Even though I was only 9 in 1963…there, I blew the cover on my age, I still remember a lot about that year, the Kennedy assassination for sure. The Beatle’s U.S. TV concert, Route 66, and we had just moved from Madison to Milwaukee when dad got a job at….wait for it…American Motors. And to think he almost took the job at the chicken factory. It was also the year we had traded our 58 Rambler for the 63. It was white with a red interior. I’ve been looking for a promo car like that for a long time.
The 1963 Classic was the first all-new cars developed by AMC since 1956. Keeping the philosophy of the company, they were more compact – shorter and narrower by one inch, as well as over two inches lower than the preceding models. Even though they were smaller, they lost none of their “family-sized” passenger room or luggage capacity featuring a longer 112-inch wheelbase. Now does that sound familiar today in cars?
Throughout its life in the AMC model line-up, the Classic was the high-volume seller for the independent automaker. In 1963 mostly because of that car, many times the company was listed by some as part of the Big 4, outselling other brands such as Buick, Dodge, Mercury Chrysler, and Cadillac.
So here’s my 63 Rambler. Dad might have brought some home but most likely they were victims of car bombs (firecrackers) or car fires, or ???? I bought this one at a car show. Not sure how much I paid for it but it wasn’t a lot. Maybe $50-$70. All the parts are on this one. There is some minor warping on the right front quarter panel and the bumpers could probably need a re-chroming but otherwise in pretty good shape. I’m still looking for the white body, red interior one. If you’re not an AMC geek like me it could be for an entire Car of the Year collection. Good luck on finding the other AMC COTY in a promo model. It was the Renault Alliance.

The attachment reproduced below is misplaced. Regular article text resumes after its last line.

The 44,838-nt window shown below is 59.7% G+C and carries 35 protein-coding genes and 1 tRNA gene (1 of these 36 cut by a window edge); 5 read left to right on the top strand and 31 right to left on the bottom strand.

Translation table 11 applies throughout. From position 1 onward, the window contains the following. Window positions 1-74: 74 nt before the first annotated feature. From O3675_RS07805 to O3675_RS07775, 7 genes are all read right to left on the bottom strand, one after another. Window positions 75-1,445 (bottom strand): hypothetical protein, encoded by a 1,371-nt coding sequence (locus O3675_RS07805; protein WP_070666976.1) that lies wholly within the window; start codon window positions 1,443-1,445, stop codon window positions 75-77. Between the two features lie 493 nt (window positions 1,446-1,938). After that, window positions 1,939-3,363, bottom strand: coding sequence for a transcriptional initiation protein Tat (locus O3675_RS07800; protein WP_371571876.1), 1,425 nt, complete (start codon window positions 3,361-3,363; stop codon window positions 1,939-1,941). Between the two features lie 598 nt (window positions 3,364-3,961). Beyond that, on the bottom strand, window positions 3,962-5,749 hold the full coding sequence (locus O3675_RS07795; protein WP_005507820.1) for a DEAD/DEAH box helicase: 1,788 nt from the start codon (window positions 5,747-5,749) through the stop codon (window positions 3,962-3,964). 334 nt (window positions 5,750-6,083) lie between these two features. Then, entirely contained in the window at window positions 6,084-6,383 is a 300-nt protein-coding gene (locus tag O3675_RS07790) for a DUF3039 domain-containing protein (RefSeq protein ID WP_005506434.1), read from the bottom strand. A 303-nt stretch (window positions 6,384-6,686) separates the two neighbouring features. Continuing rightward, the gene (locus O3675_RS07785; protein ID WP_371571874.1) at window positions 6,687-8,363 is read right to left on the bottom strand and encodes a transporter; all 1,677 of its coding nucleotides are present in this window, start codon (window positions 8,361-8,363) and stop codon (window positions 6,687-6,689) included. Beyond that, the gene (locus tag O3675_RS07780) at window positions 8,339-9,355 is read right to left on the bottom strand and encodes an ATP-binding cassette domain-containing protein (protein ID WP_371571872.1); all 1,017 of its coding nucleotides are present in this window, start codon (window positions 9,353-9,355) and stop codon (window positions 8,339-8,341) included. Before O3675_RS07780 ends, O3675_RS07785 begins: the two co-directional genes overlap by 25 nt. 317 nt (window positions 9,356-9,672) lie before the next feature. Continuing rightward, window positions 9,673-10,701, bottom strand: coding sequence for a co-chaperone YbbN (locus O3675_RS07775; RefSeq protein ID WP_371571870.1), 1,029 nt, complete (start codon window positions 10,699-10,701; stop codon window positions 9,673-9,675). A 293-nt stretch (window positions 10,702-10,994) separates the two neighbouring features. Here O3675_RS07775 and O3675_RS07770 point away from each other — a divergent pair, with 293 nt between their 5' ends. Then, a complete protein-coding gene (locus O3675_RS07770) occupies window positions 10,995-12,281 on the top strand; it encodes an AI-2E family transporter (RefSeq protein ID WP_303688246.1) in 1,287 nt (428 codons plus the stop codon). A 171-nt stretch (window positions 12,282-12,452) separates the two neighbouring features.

Muscle cars are here to ‘pump you (your collection) up’
Ahhh, muscle cars, those high-horse brutes of the 1960s and early ’70s that lived the high life until the evil Oil Embargo forced us all to rethink power and gas guzzling, at least for a few years.
These babies were stylish and fun, and AutoWorld knows it. It also knows us Boomers have a little more extra spending money than the youngsters, AND that we still love our muscle cars and the memories they invoke … dating, drag racing, dating, drive-in movies, dating!
There is much muscle metal to choose from, so why AutoWorld’s latest series? Simple … value and selection.
I’ve written about its Torino GT and AMC AMX before, and there are many others AutoWorld is making in 1:18 scale. But now comes a 1961 Corvette and 1965 Mustang Fastback, tied into Road & Track magazine, a little different twist, but with the same fine detail at collectible prices, $79.99. While many diecast car makers are creating models that cost north of $100, AutoWorld still is well below that mark. Continue reading Die-cast: AutoWorld Vette, Tang started on Road&Track covers→